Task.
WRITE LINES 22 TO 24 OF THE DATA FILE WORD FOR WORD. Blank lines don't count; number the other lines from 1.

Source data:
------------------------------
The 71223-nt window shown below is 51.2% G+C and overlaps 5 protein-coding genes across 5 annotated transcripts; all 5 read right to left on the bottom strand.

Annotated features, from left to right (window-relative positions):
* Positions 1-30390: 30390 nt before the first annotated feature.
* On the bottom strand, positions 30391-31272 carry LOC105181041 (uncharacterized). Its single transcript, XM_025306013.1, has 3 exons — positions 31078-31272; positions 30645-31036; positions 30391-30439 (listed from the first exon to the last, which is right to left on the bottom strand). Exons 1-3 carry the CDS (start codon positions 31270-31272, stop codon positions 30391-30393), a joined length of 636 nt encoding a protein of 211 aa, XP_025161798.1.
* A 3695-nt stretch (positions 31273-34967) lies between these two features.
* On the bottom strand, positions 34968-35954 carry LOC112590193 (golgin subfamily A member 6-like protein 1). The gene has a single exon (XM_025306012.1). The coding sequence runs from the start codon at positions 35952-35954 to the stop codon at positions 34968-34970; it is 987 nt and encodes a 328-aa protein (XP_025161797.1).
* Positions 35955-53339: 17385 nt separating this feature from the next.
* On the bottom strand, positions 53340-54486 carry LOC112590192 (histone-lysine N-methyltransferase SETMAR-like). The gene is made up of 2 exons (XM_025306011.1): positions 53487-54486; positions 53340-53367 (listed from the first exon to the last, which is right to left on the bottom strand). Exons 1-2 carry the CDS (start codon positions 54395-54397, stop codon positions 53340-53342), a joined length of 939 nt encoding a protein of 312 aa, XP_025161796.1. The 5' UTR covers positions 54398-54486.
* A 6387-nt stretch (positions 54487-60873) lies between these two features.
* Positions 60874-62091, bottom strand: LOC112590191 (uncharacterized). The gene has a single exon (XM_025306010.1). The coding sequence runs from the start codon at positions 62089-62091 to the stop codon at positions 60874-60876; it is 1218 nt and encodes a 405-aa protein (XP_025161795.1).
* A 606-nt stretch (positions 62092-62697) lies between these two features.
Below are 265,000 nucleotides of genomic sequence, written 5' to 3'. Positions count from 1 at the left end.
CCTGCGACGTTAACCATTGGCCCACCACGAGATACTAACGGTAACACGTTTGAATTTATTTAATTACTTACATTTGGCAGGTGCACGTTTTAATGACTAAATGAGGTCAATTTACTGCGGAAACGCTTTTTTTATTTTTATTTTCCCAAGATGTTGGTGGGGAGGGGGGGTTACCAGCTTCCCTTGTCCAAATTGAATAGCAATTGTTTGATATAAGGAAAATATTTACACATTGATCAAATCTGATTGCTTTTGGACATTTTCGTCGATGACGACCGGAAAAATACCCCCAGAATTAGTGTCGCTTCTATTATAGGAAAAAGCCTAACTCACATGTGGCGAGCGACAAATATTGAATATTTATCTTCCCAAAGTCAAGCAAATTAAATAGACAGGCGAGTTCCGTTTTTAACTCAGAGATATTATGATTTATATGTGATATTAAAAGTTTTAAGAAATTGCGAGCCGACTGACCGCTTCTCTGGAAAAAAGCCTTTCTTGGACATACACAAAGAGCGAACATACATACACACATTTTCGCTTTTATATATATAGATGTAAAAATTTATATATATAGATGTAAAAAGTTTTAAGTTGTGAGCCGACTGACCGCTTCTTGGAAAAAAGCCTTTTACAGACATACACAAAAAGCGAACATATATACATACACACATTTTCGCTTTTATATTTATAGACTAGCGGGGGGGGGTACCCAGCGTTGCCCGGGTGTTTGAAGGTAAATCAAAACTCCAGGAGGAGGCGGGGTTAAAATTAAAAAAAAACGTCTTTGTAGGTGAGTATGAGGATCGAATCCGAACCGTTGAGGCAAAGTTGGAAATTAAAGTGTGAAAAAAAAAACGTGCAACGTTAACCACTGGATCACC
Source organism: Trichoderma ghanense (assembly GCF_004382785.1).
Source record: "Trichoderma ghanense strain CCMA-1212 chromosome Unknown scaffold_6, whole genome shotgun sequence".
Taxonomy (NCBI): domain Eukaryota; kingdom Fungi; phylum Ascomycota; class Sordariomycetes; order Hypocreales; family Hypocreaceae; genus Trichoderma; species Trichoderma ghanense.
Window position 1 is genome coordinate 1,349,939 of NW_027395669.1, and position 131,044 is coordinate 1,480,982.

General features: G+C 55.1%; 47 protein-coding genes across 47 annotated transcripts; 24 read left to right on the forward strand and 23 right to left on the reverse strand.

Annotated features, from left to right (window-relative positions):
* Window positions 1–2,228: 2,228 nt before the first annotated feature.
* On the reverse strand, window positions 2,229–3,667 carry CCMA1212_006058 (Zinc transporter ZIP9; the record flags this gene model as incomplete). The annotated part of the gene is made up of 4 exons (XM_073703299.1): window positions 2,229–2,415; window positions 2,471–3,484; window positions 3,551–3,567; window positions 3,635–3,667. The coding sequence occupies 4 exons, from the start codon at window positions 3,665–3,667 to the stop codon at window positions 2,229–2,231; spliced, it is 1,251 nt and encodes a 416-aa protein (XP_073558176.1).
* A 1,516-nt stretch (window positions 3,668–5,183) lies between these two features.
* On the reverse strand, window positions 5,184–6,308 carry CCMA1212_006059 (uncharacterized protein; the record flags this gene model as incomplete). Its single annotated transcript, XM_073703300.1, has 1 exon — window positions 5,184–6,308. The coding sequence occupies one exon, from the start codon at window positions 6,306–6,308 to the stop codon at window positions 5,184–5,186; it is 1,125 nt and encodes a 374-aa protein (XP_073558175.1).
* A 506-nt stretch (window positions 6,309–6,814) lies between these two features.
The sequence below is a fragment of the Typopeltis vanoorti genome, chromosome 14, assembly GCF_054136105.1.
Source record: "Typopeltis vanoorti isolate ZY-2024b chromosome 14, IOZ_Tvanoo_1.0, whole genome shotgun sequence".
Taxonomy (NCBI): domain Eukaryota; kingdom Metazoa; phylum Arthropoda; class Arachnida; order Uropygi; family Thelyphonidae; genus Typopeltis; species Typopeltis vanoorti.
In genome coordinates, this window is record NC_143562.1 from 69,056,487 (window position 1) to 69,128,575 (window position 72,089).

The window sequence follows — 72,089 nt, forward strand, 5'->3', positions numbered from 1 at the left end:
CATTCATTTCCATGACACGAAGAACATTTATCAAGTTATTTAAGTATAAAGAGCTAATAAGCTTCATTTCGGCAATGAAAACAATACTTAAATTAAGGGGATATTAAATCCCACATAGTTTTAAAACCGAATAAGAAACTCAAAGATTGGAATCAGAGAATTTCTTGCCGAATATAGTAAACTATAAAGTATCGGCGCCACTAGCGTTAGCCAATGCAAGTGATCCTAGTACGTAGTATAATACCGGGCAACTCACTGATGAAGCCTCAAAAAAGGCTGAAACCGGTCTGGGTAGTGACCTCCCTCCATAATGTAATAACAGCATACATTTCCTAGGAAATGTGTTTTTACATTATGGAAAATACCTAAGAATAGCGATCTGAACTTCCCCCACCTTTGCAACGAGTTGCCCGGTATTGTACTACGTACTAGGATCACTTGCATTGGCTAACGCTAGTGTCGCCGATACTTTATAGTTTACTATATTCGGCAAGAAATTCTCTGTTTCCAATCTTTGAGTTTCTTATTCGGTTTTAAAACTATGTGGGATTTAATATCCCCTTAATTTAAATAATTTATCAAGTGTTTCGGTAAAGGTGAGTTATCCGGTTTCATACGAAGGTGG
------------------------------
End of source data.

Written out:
* A 1,516-nt stretch (window positions 3,668–5,183) lies between these two features.
* On the reverse strand, window positions 5,184–6,308 carry CCMA1212_006059 (uncharacterized protein; the record flags this gene model as incomplete). Its single annotated transcript, XM_073703300.1, has 1 exon — window positions 5,184–6,308. The coding sequence occupies one exon, from the start codon at window positions 6,306–6,308 to the stop codon at window positions 5,184–5,186; it is 1,125 nt and encodes a 374-aa protein (XP_073558175.1).
* A 506-nt stretch (window positions 6,309–6,814) lies between these two features.